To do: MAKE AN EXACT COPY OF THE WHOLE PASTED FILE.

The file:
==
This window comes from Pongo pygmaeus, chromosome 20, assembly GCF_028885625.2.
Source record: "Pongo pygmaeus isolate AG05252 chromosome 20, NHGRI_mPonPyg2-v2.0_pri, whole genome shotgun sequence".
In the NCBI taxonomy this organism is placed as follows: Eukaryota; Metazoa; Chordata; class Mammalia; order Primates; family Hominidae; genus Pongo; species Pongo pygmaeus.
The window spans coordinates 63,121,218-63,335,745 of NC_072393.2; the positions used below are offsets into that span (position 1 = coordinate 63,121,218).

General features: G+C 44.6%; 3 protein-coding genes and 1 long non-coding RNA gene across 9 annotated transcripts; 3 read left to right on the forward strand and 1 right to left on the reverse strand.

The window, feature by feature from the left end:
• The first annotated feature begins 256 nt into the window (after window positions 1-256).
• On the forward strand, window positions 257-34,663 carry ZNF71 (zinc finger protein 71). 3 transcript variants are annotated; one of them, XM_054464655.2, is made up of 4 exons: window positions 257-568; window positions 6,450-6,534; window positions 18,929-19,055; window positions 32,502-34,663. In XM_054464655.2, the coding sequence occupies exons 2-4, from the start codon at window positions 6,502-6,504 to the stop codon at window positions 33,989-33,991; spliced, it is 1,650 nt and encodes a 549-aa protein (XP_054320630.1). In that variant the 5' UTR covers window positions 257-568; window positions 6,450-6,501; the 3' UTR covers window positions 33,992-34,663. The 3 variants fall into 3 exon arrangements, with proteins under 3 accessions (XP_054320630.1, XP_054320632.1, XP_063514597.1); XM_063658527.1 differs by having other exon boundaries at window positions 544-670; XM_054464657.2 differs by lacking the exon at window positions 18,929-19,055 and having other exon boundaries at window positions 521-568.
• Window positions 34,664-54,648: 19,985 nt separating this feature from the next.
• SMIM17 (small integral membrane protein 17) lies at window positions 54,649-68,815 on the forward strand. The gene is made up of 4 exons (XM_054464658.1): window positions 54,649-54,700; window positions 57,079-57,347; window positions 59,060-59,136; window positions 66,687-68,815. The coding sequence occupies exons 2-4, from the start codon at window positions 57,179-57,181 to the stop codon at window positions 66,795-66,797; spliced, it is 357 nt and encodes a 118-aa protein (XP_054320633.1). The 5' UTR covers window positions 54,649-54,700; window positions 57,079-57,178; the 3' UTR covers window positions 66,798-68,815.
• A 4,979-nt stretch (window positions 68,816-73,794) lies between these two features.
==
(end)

This window comes from Pongo pygmaeus, chromosome 20, assembly GCF_028885625.2.
Source record: "Pongo pygmaeus isolate AG05252 chromosome 20, NHGRI_mPonPyg2-v2.0_pri, whole genome shotgun sequence".
In the NCBI taxonomy this organism is placed as follows: Eukaryota; Metazoa; Chordata; class Mammalia; order Primates; family Hominidae; genus Pongo; species Pongo pygmaeus.
The window spans coordinates 63,121,218-63,335,745 of NC_072393.2; the positions used below are offsets into that span (position 1 = coordinate 63,121,218).

General features: G+C 44.6%; 3 protein-coding genes and 1 long non-coding RNA gene across 9 annotated transcripts; 3 read left to right on the forward strand and 1 right to left on the reverse strand.

The window, feature by feature from the left end:
• The first annotated feature begins 256 nt into the window (after window positions 1-256).
• On the forward strand, window positions 257-34,663 carry ZNF71 (zinc finger protein 71). 3 transcript variants are annotated; one of them, XM_054464655.2, is made up of 4 exons: window positions 257-568; window positions 6,450-6,534; window positions 18,929-19,055; window positions 32,502-34,663. In XM_054464655.2, the coding sequence occupies exons 2-4, from the start codon at window positions 6,502-6,504 to the stop codon at window positions 33,989-33,991; spliced, it is 1,650 nt and encodes a 549-aa protein (XP_054320630.1). In that variant the 5' UTR covers window positions 257-568; window positions 6,450-6,501; the 3' UTR covers window positions 33,992-34,663. The 3 variants fall into 3 exon arrangements, with proteins under 3 accessions (XP_054320630.1, XP_054320632.1, XP_063514597.1); XM_063658527.1 differs by having other exon boundaries at window positions 544-670; XM_054464657.2 differs by lacking the exon at window positions 18,929-19,055 and having other exon boundaries at window positions 521-568.
• Window positions 34,664-54,648: 19,985 nt separating this feature from the next.
• SMIM17 (small integral membrane protein 17) lies at window positions 54,649-68,815 on the forward strand. The gene is made up of 4 exons (XM_054464658.1): window positions 54,649-54,700; window positions 57,079-57,347; window positions 59,060-59,136; window positions 66,687-68,815. The coding sequence occupies exons 2-4, from the start codon at window positions 57,179-57,181 to the stop codon at window positions 66,795-66,797; spliced, it is 357 nt and encodes a 118-aa protein (XP_054320633.1). The 5' UTR covers window positions 54,649-54,700; window positions 57,079-57,178; the 3' UTR covers window positions 66,798-68,815.
• A 4,979-nt stretch (window positions 68,816-73,794) lies between these two features.